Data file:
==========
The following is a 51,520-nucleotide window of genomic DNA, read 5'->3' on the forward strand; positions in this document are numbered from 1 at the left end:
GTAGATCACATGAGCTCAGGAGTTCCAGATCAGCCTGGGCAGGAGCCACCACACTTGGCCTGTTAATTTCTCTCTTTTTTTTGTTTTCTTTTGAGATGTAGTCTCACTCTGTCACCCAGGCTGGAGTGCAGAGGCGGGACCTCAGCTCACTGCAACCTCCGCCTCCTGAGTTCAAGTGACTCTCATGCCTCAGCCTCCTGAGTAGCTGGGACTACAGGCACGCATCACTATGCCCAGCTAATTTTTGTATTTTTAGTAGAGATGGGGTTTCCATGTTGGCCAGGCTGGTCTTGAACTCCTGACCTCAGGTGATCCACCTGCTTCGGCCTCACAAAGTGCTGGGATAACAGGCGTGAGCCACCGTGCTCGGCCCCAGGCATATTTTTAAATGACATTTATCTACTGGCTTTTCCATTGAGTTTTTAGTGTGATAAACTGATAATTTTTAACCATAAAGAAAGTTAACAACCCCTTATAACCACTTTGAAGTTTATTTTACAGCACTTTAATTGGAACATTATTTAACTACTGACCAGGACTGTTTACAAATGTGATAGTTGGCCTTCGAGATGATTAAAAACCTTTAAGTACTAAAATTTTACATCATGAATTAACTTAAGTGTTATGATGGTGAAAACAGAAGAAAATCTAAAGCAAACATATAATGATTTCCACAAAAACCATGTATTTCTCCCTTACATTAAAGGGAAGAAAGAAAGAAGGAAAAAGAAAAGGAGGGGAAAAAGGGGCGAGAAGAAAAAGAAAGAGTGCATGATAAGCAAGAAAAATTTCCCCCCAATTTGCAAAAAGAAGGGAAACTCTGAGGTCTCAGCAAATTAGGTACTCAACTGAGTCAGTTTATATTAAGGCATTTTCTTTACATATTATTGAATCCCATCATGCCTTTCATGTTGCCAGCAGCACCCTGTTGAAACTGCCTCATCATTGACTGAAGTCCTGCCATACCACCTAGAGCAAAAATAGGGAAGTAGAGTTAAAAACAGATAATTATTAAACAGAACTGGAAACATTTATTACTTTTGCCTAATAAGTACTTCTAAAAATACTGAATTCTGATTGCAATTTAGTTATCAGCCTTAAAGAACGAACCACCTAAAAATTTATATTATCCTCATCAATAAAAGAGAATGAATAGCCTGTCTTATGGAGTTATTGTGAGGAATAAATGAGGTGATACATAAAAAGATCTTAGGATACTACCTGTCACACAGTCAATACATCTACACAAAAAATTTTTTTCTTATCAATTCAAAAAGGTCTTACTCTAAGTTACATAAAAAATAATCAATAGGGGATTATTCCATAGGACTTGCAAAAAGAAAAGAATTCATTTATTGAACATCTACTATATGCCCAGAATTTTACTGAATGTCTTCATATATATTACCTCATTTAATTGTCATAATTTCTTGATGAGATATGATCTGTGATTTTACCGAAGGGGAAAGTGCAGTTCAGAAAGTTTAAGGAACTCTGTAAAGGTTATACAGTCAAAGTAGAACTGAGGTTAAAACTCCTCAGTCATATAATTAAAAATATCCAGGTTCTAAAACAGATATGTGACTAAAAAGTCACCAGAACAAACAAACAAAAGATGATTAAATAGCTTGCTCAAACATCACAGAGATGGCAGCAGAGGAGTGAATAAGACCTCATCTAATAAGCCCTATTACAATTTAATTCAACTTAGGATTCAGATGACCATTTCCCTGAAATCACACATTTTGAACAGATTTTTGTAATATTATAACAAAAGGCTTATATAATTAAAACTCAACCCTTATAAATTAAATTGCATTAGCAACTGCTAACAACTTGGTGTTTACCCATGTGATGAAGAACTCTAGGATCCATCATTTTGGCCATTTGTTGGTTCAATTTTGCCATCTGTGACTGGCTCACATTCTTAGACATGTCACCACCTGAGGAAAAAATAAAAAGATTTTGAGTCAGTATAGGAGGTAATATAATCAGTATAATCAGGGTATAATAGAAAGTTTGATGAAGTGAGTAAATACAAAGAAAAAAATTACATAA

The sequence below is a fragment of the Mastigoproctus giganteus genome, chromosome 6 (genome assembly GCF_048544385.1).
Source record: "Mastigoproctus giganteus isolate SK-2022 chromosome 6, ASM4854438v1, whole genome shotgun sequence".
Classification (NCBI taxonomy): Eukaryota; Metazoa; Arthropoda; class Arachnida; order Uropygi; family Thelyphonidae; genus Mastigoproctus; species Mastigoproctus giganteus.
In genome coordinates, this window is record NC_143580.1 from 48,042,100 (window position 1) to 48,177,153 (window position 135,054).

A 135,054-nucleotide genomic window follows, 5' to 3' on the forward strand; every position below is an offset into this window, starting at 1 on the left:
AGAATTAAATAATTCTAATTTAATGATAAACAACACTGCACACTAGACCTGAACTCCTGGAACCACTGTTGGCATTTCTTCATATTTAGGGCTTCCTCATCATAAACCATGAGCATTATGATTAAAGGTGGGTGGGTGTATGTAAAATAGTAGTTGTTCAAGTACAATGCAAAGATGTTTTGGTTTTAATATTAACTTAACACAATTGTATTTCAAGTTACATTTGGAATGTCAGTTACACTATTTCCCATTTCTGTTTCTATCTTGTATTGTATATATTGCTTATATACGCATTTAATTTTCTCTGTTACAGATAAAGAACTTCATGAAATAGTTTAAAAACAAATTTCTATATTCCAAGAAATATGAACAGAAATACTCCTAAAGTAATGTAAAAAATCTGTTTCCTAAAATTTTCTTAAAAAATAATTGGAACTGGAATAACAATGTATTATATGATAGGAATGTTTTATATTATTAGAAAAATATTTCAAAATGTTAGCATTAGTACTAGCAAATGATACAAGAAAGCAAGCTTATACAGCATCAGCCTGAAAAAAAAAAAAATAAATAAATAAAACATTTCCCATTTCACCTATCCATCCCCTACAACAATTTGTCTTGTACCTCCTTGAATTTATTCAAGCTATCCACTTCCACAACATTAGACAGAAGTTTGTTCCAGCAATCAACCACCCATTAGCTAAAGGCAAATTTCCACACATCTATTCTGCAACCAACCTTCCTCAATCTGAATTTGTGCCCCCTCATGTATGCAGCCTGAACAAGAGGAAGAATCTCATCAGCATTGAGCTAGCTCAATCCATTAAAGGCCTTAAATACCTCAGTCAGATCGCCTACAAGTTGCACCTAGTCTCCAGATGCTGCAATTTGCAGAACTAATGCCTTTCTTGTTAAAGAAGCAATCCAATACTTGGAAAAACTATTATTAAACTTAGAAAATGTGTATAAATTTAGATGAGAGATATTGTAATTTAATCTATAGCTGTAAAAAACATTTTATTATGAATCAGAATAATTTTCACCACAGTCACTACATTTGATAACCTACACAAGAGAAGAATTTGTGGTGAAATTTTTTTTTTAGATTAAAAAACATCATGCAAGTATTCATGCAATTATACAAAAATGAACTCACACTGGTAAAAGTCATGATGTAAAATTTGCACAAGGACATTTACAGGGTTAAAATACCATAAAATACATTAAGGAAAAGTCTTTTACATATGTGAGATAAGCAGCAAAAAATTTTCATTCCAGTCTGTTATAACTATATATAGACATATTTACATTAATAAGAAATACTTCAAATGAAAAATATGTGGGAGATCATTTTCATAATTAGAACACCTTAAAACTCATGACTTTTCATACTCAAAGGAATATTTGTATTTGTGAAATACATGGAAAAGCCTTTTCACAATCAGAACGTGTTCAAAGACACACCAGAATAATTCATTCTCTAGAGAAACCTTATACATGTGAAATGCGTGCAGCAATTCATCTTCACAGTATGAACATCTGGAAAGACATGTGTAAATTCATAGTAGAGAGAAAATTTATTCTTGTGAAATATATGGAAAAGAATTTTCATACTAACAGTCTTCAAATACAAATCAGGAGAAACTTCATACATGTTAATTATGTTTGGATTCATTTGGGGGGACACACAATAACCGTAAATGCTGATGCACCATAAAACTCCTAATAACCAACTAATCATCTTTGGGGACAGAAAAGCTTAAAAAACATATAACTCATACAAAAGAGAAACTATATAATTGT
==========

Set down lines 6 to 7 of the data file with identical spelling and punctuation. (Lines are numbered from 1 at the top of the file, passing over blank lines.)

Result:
In genome coordinates, this window is record NC_143580.1 from 48,042,100 (window position 1) to 48,177,153 (window position 135,054).

A 135,054-nucleotide genomic window follows, 5' to 3' on the forward strand; every position below is an offset into this window, starting at 1 on the left: